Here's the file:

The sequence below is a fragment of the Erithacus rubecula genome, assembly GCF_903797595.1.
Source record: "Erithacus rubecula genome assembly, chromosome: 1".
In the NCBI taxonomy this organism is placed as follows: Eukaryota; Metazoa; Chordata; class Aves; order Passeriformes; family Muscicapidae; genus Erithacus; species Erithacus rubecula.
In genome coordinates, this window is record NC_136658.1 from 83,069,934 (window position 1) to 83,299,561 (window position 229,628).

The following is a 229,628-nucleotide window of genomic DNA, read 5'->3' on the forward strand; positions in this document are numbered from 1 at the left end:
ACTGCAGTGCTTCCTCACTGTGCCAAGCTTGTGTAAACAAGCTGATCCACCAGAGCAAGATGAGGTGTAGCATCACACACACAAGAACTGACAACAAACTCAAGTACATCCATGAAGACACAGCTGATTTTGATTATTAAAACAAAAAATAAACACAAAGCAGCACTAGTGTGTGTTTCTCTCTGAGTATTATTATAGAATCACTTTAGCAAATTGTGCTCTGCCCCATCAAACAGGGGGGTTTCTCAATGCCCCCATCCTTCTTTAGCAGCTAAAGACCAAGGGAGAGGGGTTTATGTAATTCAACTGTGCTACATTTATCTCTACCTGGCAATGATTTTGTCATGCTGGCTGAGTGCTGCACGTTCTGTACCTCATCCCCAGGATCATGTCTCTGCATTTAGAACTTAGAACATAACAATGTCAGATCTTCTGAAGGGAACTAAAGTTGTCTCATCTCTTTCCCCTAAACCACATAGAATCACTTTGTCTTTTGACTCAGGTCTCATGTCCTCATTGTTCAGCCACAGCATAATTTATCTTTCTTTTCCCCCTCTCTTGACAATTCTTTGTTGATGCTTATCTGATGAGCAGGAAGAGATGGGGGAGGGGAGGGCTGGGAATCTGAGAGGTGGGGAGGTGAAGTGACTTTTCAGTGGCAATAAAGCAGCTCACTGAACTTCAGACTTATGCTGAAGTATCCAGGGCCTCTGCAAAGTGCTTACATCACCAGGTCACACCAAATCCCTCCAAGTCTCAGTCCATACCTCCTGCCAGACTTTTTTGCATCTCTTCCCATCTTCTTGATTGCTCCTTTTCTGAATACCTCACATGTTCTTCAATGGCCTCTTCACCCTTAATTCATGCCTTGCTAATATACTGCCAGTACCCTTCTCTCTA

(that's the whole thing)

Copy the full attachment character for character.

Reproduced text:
The sequence below is a fragment of the Erithacus rubecula genome, assembly GCF_903797595.1.
Source record: "Erithacus rubecula genome assembly, chromosome: 1".
In the NCBI taxonomy this organism is placed as follows: Eukaryota; Metazoa; Chordata; class Aves; order Passeriformes; family Muscicapidae; genus Erithacus; species Erithacus rubecula.
In genome coordinates, this window is record NC_136658.1 from 83,069,934 (window position 1) to 83,299,561 (window position 229,628).

The following is a 229,628-nucleotide window of genomic DNA, read 5'->3' on the forward strand; positions in this document are numbered from 1 at the left end:
ACTGCAGTGCTTCCTCACTGTGCCAAGCTTGTGTAAACAAGCTGATCCACCAGAGCAAGATGAGGTGTAGCATCACACACACAAGAACTGACAACAAACTCAAGTACATCCATGAAGACACAGCTGATTTTGATTATTAAAACAAAAAATAAACACAAAGCAGCACTAGTGTGTGTTTCTCTCTGAGTATTATTATAGAATCACTTTAGCAAATTGTGCTCTGCCCCATCAAACAGGGGGGTTTCTCAATGCCCCCATCCTTCTTTAGCAGCTAAAGACCAAGGGAGAGGGGTTTATGTAATTCAACTGTGCTACATTTATCTCTACCTGGCAATGATTTTGTCATGCTGGCTGAGTGCTGCACGTTCTGTACCTCATCCCCAGGATCATGTCTCTGCATTTAGAACTTAGAACATAACAATGTCAGATCTTCTGAAGGGAACTAAAGTTGTCTCATCTCTTTCCCCTAAACCACATAGAATCACTTTGTCTTTTGACTCAGGTCTCATGTCCTCATTGTTCAGCCACAGCATAATTTATCTTTCTTTTCCCCCTCTCTTGACAATTCTTTGTTGATGCTTATCTGATGAGCAGGAAGAGATGGGGGAGGGGAGGGCTGGGAATCTGAGAGGTGGGGAGGTGAAGTGACTTTTCAGTGGCAATAAAGCAGCTCACTGAACTTCAGACTTATGCTGAAGTATCCAGGGCCTCTGCAAAGTGCTTACATCACCAGGTCACACCAAATCCCTCCAAGTCTCAGTCCATACCTCCTGCCAGACTTTTTTGCATCTCTTCCCATCTTCTTGATTGCTCCTTTTCTGAATACCTCACATGTTCTTCAATGGCCTCTTCACCCTTAATTCATGCCTTGCTAATATACTGCCAGTACCCTTCTCTCTA